>Needing troops, Army offers up to $90,000 bonuses to re-enlist
>Struggling to expand its ranks, the Army will triple the amount of bonuses it’s paying this year to more than $380 million, including new incentives to woo reluctant soldiers to re-enlist, officials told The Associated Press.
>Some soldiers could get $90,000 up front by committing to another four or more years, as the Army seeks to reverse some of the downsizing that occurred under the Obama administration after years of growth spurred by the Iraq and Afghanistan wars.
>The enlistment campaign was driven by Congress’ decision late last year to beef up the size of the Army, echoing the spirit if not quite the extent of President Donald Trump’s campaign promises to significantly increase military staffing and firepower.
>Last fall, Trump unveiled a plan that would enlarge the Army to 540,000 soldiers. Army leaders back the general idea, but say more men and women must be accompanied by funding for the equipment, training and support for them.
>Under the current plan, the active duty Army will grow by 16,000 soldiers, taking it to 476,000 in total by October. The National Guard and the Army Reserve will see a smaller expansion.
>To meet the mandate, the Army must find 6,000 new soldiers, convince 9,000 current soldiers to stay on and add 1,000 officers.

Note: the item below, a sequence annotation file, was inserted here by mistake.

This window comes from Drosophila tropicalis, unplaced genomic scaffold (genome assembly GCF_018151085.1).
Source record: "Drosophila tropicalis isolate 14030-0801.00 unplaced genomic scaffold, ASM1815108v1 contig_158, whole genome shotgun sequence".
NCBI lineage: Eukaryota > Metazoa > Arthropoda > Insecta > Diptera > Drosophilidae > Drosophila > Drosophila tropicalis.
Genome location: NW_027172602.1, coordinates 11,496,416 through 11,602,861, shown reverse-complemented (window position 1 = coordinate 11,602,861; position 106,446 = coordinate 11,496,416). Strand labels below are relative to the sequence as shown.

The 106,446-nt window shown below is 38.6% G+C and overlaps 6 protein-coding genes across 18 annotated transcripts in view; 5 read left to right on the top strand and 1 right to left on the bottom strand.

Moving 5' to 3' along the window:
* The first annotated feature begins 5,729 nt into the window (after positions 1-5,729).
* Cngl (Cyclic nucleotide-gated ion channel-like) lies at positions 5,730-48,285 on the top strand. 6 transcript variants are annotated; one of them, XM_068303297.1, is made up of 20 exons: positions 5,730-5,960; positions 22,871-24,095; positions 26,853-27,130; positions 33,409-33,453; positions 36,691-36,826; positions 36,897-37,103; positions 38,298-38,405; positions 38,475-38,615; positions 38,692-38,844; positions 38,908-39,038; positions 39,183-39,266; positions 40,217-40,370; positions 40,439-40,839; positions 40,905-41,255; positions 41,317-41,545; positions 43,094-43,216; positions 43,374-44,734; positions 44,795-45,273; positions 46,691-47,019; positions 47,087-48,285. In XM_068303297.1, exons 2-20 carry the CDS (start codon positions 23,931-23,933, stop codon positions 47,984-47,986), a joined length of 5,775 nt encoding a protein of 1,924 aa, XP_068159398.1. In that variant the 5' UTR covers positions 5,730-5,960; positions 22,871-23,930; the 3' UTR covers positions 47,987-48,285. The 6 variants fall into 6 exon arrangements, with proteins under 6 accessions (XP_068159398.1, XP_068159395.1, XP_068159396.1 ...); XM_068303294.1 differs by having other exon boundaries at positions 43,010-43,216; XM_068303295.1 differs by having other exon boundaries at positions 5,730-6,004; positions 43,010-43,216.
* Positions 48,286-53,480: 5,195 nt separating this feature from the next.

>”We’ve got a ways to go,” Gen. Robert Abrams, head of U.S. Army Forces Command, said in an interview at his office in Fort Bragg, N.C. “I’m not going to kid you. It’s been difficult because a lot of these kids had plans and their families had plans.”
>In just the last two weeks, the Army has paid out more than $26 million in bonuses.
>The biggest hurdle, according to senior Army leaders, is convincing thousands of enlistees who are only months away from leaving the service to sign up for several more years. Many have been planning their exits and have turned down multiple entreaties to stay.
>”The top line message is that the Army is hiring,” said Maj. Gen. Jason Evans, who recently became the service’s head of Human Resources Command.
>Evans said the Army was expanding “responsibly with a focus on quality,” insisting there will be no relaxation of standards.
>It is a clear reference to last decade, when the Army eased recruitment rules to meet combat demands in Iraq and Afghanistan. At their peak, more than 160,000 U.S. troops were in Iraq and about 100,000 were in Afghanistan. To achieve those force levels, the Army gave more people waivers to enlist, including those with criminal or drug use records.
>The Army vows it won’t do that again, focusing instead on getting soldiers to re-enlist. Money is the key.